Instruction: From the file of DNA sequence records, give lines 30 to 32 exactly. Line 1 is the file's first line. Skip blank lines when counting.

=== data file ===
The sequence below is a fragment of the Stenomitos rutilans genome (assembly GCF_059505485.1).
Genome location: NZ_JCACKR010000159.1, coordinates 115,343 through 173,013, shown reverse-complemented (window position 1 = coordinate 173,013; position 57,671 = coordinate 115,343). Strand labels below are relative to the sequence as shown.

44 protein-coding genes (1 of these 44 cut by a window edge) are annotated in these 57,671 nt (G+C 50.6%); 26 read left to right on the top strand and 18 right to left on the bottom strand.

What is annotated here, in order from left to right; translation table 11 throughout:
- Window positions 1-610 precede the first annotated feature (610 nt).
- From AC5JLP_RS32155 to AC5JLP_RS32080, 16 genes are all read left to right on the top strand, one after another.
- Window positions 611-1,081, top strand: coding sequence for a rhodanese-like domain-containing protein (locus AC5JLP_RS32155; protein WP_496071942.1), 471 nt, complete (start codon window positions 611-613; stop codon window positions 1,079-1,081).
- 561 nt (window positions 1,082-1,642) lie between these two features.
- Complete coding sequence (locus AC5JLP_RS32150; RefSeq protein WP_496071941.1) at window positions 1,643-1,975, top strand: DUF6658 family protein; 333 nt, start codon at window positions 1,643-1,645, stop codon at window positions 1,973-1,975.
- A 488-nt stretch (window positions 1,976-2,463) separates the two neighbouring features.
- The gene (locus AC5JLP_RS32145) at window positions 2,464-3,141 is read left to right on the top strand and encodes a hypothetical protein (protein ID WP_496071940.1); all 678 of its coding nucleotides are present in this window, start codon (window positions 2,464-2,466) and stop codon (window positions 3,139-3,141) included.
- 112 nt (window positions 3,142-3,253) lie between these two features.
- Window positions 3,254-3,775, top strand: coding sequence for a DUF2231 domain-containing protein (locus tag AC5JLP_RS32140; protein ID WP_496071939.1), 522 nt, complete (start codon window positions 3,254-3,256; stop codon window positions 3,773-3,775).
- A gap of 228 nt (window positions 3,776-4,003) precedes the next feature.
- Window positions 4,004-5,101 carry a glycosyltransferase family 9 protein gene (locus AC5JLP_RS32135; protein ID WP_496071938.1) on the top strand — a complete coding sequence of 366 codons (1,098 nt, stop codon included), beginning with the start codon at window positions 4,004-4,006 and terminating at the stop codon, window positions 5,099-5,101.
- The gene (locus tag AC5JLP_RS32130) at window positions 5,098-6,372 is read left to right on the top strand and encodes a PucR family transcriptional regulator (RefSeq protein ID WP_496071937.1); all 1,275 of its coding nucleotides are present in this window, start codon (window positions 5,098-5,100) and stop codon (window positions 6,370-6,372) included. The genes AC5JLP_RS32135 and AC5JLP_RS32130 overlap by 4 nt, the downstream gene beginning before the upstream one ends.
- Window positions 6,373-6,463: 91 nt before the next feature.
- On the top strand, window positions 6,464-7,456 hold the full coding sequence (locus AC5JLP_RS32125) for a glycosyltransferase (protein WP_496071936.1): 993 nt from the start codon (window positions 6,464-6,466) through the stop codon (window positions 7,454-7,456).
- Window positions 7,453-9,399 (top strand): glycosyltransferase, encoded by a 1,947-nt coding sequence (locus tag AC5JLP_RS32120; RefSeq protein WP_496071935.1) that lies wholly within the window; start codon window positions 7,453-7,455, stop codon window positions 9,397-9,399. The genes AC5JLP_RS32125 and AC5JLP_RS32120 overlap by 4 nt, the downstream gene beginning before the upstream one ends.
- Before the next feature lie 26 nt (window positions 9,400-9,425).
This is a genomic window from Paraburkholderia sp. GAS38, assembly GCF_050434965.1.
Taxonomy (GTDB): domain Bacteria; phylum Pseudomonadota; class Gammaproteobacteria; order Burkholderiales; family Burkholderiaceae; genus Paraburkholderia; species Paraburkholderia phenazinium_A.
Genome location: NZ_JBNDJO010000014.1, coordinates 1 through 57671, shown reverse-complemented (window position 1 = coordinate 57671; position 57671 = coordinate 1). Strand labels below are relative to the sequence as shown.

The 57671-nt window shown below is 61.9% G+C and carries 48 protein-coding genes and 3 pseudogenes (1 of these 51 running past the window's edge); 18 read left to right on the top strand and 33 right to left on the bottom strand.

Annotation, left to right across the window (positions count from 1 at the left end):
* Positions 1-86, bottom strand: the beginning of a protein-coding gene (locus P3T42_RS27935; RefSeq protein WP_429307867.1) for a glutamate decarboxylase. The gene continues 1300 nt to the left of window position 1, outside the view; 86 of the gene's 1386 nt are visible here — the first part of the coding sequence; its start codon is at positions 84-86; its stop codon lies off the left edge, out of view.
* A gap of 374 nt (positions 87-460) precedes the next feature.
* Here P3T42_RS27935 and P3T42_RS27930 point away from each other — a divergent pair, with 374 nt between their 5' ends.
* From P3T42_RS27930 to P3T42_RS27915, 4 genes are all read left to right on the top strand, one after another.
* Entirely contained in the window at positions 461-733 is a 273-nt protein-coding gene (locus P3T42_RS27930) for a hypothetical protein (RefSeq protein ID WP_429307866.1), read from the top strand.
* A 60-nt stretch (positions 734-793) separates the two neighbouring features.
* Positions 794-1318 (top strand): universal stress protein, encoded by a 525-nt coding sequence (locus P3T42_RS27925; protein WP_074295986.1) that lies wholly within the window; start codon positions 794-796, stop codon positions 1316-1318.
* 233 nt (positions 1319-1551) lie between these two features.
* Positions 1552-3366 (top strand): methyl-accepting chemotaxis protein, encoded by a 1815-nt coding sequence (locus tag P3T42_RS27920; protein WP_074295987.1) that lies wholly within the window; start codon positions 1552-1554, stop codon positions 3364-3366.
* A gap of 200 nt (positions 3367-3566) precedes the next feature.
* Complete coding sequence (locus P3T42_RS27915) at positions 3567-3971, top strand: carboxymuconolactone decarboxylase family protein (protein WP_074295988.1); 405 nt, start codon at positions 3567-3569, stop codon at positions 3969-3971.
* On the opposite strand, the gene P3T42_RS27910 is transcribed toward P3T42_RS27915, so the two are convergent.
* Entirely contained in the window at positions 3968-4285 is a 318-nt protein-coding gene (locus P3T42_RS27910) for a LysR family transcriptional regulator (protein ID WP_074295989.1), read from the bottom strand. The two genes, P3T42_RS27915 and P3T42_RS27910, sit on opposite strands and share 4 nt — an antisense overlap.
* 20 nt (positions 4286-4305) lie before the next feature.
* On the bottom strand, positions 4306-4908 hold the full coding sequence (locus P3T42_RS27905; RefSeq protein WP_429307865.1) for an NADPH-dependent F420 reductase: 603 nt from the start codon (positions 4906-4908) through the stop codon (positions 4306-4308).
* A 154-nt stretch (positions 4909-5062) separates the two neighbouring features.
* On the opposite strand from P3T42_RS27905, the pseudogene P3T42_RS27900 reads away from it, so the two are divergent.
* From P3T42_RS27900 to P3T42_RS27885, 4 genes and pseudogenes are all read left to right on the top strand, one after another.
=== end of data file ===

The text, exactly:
* Entirely contained in the window at positions 461-733 is a 273-nt protein-coding gene (locus P3T42_RS27930) for a hypothetical protein (RefSeq protein ID WP_429307866.1), read from the top strand.
* A 60-nt stretch (positions 734-793) separates the two neighbouring features.
* Positions 794-1318 (top strand): universal stress protein, encoded by a 525-nt coding sequence (locus P3T42_RS27925; protein WP_074295986.1) that lies wholly within the window; start codon positions 794-796, stop codon positions 1316-1318.